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The Mystery of Sneezing Sonny

29th September 2022

by Jessica Parker BVSc MVPH MRCVS ,Rotating Veterinary Intern

Sonny, a happy and healthy 5 year old Golden Retriever, presented to our MiNightVet out of hours team on a Tuesday night after he suddenly began sneezing and developed a nose bleed during a walk earlier that evening. The emergency team worked quickly to assess Sonny and to stabilise the bleeding which was coming from his right nostril. Clinical examination revealed nothing major other than slightly reduced airflow from the bleeding nostril. However, as the bleeding would not stop, Sonny was admitted to the hospital overnight to receive medication and close monitoring from the nursing team. Whilst the bleeding significantly reduced following medical treatment, any excitement started his nosebleeds again.


Initial bloods performed that night showed that his blood was able to clot within a normal time but he had a higher than normal number of white blood cells present, specifically a type of cells known as eosinophils which are important in the immune system defence, especially in parasite infections. Previous blood results from Sonny’s own vet a few months earlier when his appetite was reduced also showed an increase in this type of cells, although milder. Sonny had received a course of an anti-parasite treatment called fenbendazole which improved his appetite and he went back to his usual self. Although Sonny did not show any other expected symptoms, the emergency team were suspicious of a parasitic infection causing his nosebleeds and he was tested for this, however the mystery continued, as the results were inconclusive. The veterinary laboratory service offered to test his samples directly but the results would take a few days.


The MiNightVet team discussed the case with ChesterGates referral clinician Menai Hayes and Sonny was quickly referred to the Internal Medicine team on Wednesday morning. Further in-house diagnostic tests also found blood in his urine and some internal bleeding. Whilst waiting for the laboratory results, other possible causes for his symptoms had to be investigated. Sonny had a general anaesthetic and CT scan that afternoon which showed changes in the blood vessels of his lungs, such as small circular swellings (red arrows), alongside a swelling within his right nostril. There were no signs of masses or foreign bodies but these findings were very suspicious for a certain parasite infection. He also had a surprise in store for the team when a foreign body, suspected to be a bone, was found to be hiding in his stomach.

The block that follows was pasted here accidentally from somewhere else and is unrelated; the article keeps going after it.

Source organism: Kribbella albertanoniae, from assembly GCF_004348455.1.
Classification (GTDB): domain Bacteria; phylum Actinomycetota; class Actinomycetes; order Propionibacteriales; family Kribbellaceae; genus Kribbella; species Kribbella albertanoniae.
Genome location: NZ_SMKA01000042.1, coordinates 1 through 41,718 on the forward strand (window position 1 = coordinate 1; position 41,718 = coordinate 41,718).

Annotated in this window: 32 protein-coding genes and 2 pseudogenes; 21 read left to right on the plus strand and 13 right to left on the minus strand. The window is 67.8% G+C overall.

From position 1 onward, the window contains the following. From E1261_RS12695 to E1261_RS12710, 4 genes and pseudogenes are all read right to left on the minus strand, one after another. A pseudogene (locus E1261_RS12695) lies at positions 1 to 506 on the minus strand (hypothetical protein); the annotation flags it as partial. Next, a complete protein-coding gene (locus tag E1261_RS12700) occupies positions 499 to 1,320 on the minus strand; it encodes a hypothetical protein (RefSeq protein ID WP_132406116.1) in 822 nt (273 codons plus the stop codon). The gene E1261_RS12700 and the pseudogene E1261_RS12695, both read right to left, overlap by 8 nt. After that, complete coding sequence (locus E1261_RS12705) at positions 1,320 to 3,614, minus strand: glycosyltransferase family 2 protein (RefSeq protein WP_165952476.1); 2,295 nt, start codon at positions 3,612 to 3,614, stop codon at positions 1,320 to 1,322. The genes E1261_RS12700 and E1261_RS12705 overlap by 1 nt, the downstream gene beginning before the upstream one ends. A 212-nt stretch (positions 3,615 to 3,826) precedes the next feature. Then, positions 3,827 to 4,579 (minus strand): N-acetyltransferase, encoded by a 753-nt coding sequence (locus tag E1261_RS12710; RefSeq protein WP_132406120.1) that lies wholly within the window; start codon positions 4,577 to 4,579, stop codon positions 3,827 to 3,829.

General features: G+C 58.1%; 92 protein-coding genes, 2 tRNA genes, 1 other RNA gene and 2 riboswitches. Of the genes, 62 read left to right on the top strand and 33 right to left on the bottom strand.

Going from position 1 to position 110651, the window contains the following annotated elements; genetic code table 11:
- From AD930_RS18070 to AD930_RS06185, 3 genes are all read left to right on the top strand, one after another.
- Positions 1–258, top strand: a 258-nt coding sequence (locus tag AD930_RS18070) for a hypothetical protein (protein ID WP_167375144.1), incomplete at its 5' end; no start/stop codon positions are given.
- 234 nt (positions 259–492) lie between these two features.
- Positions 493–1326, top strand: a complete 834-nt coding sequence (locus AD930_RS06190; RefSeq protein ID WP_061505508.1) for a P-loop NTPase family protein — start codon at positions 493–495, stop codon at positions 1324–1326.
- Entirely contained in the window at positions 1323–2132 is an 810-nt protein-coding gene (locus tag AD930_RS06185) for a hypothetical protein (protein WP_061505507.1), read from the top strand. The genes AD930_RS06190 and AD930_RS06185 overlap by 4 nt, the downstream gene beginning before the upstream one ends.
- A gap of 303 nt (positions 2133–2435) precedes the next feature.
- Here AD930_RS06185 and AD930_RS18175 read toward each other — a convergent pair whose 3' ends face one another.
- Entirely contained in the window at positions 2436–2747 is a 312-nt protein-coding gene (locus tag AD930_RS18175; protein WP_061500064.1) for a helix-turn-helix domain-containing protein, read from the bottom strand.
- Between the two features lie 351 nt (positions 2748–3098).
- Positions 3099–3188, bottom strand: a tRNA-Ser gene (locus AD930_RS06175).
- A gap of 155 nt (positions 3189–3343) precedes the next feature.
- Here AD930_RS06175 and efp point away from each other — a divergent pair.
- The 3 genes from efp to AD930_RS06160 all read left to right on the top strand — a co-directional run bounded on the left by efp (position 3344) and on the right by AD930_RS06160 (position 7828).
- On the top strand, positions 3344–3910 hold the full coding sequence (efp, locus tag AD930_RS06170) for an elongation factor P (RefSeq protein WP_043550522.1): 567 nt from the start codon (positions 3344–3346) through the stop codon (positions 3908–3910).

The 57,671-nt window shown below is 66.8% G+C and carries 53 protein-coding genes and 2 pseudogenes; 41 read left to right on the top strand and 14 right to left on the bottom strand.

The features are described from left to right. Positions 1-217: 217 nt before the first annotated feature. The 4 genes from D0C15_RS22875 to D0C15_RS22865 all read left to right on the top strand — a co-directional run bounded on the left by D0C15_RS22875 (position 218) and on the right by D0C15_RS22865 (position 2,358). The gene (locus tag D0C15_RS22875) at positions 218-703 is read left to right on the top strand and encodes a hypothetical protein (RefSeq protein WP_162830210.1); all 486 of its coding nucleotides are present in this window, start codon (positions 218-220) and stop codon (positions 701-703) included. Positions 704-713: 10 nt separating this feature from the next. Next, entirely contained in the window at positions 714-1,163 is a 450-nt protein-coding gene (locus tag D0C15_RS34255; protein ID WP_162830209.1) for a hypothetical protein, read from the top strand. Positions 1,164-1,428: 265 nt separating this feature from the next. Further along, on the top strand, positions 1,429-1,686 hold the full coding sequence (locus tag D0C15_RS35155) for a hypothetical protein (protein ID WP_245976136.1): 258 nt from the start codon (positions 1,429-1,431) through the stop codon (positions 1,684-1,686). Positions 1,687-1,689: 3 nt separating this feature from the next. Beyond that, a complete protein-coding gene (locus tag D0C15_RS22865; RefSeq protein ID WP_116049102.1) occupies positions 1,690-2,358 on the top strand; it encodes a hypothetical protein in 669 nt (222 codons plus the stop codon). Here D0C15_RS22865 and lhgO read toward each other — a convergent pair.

An anti-parasitic treatment containing imidacloprid and moxidectin was applied to his skin that evening. Sonny remained hospitalised overnight to continue medication which helped his blood to clot and to receive nursing care; his blood loss was monitored closely in case he needed a transfusion. The bleeding significantly improved by Thursday morning and had stopped completely by the evening. On Friday morning, the results from the laboratory came through, and the team were indeed correct – poor Sonny had been infected by the parasite Angiostrongylus vasorum, more commonly known as Lungworm.


Sonny was discharged back to his family that day, with instructions to keep a close eye on him to make sure there was no deterioration after starting treatment, such as further bleeding and respiratory signs from the departing parasite burden. He continued to have his medication to control any bleeding for the next few days at home.


The quick action taken by his owner, and the multi-disciplinary approach between the MiNightVet and ChesterGates teams, meant that the time from onset of symptoms to diagnosis and treatment significantly improved Sonny’s prognosis and recovery period. We are happy to report that Sonny has made a full recovery as you can see from his handsome picture below and is receiving his anti-parasite treatment on a monthly basis, alongside the rest of his four-legged family.


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